You might also like: 

The Spirits of Ouija: Four Decades of Communication (Big Séance)

The Spirits of Ouija: Four Decades of Communication (Big Séance)

Chip Coffey's "Growing Up Psychic" (Big Séance)

Chip Coffey’s “Growing Up Psychic” (Big Séance)

Vintage: A Ghost Story (for the gay teen in your life) (Big Séance)

Vintage: A Ghost Story (for the gay teen in your life) (Big Séance)

 

 

 


Fear and Spirit Communication

On more than one occasion recently, the topic of fear in areas of the paranormal or spirit communication, such as the Ouija board, has crossed my path. So it has been on my mind lately. Below is a somewhat unstructured blabmentary on this topic.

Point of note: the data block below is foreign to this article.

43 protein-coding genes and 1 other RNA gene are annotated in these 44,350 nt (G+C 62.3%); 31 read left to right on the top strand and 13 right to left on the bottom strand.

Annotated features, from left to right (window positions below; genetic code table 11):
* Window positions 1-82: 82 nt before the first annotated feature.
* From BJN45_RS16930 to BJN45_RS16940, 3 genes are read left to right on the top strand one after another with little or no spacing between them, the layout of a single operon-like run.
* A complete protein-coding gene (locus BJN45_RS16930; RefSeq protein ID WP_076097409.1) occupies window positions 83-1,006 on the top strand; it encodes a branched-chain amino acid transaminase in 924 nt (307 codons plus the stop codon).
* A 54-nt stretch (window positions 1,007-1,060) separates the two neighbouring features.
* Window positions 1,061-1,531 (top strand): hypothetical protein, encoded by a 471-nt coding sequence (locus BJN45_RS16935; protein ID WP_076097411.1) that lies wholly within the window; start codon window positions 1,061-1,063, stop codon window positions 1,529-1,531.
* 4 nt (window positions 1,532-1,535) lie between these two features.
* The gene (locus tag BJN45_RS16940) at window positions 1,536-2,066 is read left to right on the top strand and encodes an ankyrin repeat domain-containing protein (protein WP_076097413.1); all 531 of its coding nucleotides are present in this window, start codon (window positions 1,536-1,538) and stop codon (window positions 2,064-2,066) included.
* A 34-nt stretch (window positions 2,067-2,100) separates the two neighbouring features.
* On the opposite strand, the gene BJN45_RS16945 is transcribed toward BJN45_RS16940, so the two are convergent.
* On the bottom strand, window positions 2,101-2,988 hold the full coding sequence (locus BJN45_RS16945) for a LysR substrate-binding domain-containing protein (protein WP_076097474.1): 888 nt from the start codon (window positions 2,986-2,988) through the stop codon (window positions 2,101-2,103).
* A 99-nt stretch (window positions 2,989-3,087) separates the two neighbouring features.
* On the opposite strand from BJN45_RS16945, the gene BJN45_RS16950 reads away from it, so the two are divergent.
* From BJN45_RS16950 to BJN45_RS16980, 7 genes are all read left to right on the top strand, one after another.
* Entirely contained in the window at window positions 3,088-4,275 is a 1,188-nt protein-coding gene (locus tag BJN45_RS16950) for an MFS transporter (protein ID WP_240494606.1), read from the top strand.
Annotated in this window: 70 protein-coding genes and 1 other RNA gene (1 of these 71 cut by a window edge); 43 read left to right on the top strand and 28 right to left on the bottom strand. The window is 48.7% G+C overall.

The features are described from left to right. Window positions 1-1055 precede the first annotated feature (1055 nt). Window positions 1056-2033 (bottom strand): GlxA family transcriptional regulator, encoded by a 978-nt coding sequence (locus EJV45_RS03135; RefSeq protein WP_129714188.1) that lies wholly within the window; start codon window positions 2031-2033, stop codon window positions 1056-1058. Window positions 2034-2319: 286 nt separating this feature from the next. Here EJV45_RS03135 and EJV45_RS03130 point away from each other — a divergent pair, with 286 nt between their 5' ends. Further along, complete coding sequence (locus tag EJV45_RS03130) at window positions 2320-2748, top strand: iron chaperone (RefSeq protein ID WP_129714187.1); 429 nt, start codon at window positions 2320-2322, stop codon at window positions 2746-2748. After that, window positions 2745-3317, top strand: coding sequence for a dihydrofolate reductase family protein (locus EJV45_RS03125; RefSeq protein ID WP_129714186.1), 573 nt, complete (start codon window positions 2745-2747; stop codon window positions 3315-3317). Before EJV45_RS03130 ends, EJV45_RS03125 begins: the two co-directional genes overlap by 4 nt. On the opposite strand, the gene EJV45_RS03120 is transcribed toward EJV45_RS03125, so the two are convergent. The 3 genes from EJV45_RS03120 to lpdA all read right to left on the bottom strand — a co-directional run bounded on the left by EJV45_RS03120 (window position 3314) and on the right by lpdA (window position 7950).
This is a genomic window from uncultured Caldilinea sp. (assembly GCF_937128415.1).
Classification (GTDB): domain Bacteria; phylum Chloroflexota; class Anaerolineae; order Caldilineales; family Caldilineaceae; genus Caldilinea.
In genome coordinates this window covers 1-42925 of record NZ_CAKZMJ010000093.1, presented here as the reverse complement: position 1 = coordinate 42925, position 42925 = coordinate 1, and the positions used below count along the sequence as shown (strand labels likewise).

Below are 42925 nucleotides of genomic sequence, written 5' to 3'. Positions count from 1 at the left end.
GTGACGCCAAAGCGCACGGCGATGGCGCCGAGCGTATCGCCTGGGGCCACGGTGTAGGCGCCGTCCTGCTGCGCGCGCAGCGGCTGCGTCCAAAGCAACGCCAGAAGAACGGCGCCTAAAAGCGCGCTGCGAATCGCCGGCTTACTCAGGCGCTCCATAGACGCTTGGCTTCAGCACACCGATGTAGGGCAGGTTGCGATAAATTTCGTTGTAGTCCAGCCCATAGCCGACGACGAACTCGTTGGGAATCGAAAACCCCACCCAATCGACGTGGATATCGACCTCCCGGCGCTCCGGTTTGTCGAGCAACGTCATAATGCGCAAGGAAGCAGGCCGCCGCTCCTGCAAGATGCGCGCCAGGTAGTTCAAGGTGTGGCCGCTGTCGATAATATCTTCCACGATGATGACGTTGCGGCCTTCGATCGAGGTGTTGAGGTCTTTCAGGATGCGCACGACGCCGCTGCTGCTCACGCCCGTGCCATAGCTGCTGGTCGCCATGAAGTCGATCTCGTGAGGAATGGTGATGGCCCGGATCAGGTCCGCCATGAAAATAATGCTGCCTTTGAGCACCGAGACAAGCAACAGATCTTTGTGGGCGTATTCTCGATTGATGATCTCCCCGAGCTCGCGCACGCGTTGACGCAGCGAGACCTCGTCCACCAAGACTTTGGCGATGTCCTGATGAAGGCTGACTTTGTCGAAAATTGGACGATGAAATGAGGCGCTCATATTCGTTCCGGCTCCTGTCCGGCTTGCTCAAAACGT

It all began with a reader who commented on one of my Ouija posts. Most of the people who caution me about the use of the Ouija board refer back to their own personal negative experiences. Most of these experiences involve either sleepovers, dares, parties, or other situations where there probably isn’t much planning, focus, or reverence involved. In most of these situations where people are gathered and dabbling for fun, there’s not a lot of seriousness or trust involved, and with so many hands on the planchette, I’m likely to be skeptical of any paranormal event or communication that you tell me about.  Sometimes people will use the term “dabbling” with me, or warn me of evil, as if I’d never ever thought about the possibility or read a book on the topic. It’s a bit insulting to me when people compare my very positive and structured experiments, based on reading and research, with a drunken party or a sleepover from when they were twelve.